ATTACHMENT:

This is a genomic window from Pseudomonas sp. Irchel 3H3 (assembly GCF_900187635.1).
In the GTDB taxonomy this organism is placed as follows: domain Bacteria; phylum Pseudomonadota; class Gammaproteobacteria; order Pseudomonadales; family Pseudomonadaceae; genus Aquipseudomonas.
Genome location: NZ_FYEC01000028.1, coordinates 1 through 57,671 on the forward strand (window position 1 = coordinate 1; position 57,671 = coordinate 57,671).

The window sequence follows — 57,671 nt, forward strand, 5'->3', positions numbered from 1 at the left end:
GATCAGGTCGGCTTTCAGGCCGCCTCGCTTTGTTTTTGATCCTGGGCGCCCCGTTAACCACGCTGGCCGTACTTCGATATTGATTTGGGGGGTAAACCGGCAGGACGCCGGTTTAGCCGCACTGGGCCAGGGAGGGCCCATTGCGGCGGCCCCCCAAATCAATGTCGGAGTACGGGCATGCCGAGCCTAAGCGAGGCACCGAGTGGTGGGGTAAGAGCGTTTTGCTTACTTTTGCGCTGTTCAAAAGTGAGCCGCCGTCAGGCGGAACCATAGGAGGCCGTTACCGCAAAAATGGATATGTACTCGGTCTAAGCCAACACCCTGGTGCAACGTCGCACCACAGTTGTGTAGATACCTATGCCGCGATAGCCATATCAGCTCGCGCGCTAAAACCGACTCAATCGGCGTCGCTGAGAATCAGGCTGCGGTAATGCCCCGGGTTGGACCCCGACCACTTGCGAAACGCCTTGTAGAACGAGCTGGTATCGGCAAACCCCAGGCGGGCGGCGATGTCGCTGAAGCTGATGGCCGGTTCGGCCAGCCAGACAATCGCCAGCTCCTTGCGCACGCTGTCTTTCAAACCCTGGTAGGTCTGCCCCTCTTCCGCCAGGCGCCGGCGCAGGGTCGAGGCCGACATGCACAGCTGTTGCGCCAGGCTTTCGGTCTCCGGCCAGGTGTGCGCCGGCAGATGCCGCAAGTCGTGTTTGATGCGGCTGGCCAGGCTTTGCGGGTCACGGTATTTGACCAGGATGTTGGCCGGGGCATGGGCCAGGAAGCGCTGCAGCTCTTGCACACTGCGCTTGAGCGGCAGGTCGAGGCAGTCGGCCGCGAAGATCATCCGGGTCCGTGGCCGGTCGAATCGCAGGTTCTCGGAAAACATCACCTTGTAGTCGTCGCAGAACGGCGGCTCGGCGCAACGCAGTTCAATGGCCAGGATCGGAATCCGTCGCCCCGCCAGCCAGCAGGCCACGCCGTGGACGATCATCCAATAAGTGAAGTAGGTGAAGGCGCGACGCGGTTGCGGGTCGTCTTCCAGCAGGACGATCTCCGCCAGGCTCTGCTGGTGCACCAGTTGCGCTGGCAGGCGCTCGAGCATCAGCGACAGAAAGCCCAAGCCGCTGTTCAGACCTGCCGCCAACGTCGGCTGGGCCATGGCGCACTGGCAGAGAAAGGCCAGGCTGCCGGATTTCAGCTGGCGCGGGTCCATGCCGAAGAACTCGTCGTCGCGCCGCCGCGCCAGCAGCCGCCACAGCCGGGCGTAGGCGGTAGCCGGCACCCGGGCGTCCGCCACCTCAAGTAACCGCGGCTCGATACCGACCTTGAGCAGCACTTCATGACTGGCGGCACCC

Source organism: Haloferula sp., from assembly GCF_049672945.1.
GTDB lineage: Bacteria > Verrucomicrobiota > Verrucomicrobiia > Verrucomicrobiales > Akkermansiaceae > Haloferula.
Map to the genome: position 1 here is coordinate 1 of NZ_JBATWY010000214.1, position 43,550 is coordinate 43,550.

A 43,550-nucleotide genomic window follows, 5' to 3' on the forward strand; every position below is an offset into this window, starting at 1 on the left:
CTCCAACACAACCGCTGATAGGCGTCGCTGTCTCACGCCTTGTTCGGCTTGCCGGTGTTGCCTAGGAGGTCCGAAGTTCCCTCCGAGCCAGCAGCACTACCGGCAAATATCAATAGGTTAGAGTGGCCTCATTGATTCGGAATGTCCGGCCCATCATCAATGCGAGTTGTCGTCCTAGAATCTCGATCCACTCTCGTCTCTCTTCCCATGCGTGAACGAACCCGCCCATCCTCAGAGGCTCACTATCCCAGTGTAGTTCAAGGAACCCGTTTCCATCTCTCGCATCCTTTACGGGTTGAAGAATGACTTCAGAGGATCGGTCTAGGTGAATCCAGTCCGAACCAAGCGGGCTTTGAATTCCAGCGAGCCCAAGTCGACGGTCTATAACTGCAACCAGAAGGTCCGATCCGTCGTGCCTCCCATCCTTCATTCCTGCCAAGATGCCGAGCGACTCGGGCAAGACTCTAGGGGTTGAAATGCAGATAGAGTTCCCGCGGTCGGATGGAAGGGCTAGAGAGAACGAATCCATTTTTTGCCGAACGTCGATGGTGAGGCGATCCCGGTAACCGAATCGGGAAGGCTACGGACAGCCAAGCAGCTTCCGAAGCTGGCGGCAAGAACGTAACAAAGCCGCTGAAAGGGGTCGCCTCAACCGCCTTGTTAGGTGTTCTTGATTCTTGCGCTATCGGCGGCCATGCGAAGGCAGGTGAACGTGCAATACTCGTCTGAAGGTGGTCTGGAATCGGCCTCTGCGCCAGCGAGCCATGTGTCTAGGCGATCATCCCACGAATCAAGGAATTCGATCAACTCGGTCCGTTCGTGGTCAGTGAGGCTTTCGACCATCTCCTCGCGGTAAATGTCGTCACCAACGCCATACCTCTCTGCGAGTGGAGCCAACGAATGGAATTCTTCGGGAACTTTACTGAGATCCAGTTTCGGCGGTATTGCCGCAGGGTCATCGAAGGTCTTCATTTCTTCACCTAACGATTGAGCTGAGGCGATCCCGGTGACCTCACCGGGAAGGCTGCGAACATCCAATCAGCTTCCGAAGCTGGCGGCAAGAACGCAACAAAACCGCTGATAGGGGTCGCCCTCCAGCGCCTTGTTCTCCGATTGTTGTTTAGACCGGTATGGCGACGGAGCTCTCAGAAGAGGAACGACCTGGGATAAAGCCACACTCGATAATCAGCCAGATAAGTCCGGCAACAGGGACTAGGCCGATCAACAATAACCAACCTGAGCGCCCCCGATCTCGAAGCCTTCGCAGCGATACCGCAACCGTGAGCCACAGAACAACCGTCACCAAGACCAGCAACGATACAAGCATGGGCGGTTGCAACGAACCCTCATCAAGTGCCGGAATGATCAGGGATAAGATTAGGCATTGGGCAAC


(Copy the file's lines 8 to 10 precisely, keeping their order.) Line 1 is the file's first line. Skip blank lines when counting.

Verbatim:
Map to the genome: position 1 here is coordinate 1 of NZ_JBATWY010000214.1, position 43,550 is coordinate 43,550.

A 43,550-nucleotide genomic window follows, 5' to 3' on the forward strand; every position below is an offset into this window, starting at 1 on the left:
CTCCAACACAACCGCTGATAGGCGTCGCTGTCTCACGCCTTGTTCGGCTTGCCGGTGTTGCCTAGGAGGTCCGAAGTTCCCTCCGAGCCAGCAGCACTACCGGCAAATATCAATAGGTTAGAGTGGCCTCATTGATTCGGAATGTCCGGCCCATCATCAATGCGAGTTGTCGTCCTAGAATCTCGATCCACTCTCGTCTCTCTTCCCATGCGTGAACGAACCCGCCCATCCTCAGAGGCTCACTATCCCAGTGTAGTTCAAGGAACCCGTTTCCATCTCTCGCATCCTTTACGGGTTGAAGAATGACTTCAGAGGATCGGTCTAGGTGAATCCAGTCCGAACCAAGCGGGCTTTGAATTCCAGCGAGCCCAAGTCGACGGTCTATAACTGCAACCAGAAGGTCCGATCCGTCGTGCCTCCCATCCTTCATTCCTGCCAAGATGCCGAGCGACTCGGGCAAGACTCTAGGGGTTGAAATGCAGATAGAGTTCCCGCGGTCGGATGGAAGGGCTAGAGAGAACGAATCCATTTTTTGCCGAACGTCGATGGTGAGGCGATCCCGGTAACCGAATCGGGAAGGCTACGGACAGCCAAGCAGCTTCCGAAGCTGGCGGCAAGAACGTAACAAAGCCGCTGAAAGGGGTCGCCTCAACCGCCTTGTTAGGTGTTCTTGATTCTTGCGCTATCGGCGGCCATGCGAAGGCAGGTGAACGTGCAATACTCGTCTGAAGGTGGTCTGGAATCGGCCTCTGCGCCAGCGAGCCATGTGTCTAGGCGATCATCCCACGAATCAAGGAATTCGATCAACTCGGTCCGTTCGTGGTCAGTGAGGCTTTCGACCATCTCCTCGCGGTAAATGTCGTCACCAACGCCATACCTCTCTGCGAGTGGAGCCAACGAATGGAATTCTTCGGGAACTTTACTGAGATCCAGTTTCGGCGGTATTGCCGCAGGGTCATCGAAGGTCTTCATTTCTTCACCTAACGATTGAGCTGAGGCGATCCCGGTGACCTCACCGGGAAGGCTGCGAACATCCAATCAGCTTCCGAAGCTGGCGGCAAGAACGCAACAAAACCGCTGATAGGGGTCGCCCTCCAGCGCCTTGTTCTCCGATTGTTGTTTAGACCGGTATGGCGACGGAGCTCTCAGAAGAGGAACGACCTGGGATAAAGCCACACTCGATAATCAGCCAGATAAGTCCGGCAACAGGGACTAGGCCGATCAACAATAACCAACCTGAGCGCCCCCGATCTCGAAGCCTTCGCAGCGATACCGCAACCGTGAGCCACAGAACAACCGTCACCAAGACCAGCAACGATACAAGCATGGGCGGTTGCAACGAACCCTCATCAAGTGCCGGAATGATCAGGGATAAGATTAGGCATTGGGCAAC